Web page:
The following is an extract from a seminary term paper, A Brief History of Deviant Calvinism
Richard Baxter, unlike John Owen and the Protestant Scholastics, maintained that faith is not directly purchased by the blood of Christ for the elect. He says, “faith is a fruit of the death of Christ, (and so is all the good that which we do enjoy): But not directly as it is satisfaction to justice.”1 For Baxter, faith, while it is a fruit of the redemption wrought by Christ, it is a “remote” gift, given by Christ as Lord, not as legislator simply considered.2 And by way of counter-examples, he cites other gifts, such as the gift of gospel preaching, of miracles, of tongues, of apostles, of evangelists, and so forth. None of these is considered a direct or necessary purchase of the work of Christ. They are only more remotely gifts given on account of Christ.3 Here Baxter is on firmer ground, for the key proof-text adduced to show that faith has been directly purchased for the elect by Christ is Phil 1:29. The relationship between the grant to believe and Christ is not exactly stated. And given the syntax, if it can be affirmed that our suffering for Christ is not a direct purchase of the atonement, then neither is the grant to believe. Thus, one cannot say that faith was directly purchased for all those whom Christ redeemed. Rather, says Baxter, faith is a gift which is an added donum, yet still inseparable and grounded in the work of Christ. For Baxter the necessary connecting link between faith in Christ and the work of Christ is the decree of God.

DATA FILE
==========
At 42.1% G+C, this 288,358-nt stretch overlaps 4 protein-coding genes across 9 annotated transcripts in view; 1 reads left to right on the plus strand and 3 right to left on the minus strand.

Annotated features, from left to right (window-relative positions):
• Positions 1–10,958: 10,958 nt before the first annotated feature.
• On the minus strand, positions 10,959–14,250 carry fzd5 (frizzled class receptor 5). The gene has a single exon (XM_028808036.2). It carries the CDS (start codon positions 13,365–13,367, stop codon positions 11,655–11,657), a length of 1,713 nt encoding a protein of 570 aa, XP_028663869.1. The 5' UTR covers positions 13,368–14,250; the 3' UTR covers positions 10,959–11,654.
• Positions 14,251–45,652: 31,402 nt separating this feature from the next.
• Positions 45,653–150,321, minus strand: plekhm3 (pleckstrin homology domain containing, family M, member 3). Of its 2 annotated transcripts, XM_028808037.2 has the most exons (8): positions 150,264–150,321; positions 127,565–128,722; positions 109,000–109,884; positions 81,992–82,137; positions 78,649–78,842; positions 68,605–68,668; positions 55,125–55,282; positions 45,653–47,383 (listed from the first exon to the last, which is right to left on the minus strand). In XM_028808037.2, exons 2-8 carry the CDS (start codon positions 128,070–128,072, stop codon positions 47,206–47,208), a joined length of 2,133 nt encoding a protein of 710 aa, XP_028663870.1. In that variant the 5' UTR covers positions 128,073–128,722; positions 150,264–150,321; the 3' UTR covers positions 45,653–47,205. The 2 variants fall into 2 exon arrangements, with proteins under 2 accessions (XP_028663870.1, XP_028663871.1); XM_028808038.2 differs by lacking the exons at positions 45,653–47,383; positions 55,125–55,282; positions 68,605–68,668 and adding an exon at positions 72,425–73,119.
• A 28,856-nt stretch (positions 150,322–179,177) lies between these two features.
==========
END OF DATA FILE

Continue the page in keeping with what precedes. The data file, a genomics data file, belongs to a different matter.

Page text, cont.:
1Richard Baxter, Universal Redemption of Mankind, Stated and Cleared by the Late Learned Mr Richard Baxter, (London: John Salsubury, 1694), 42, 425-6, and 430.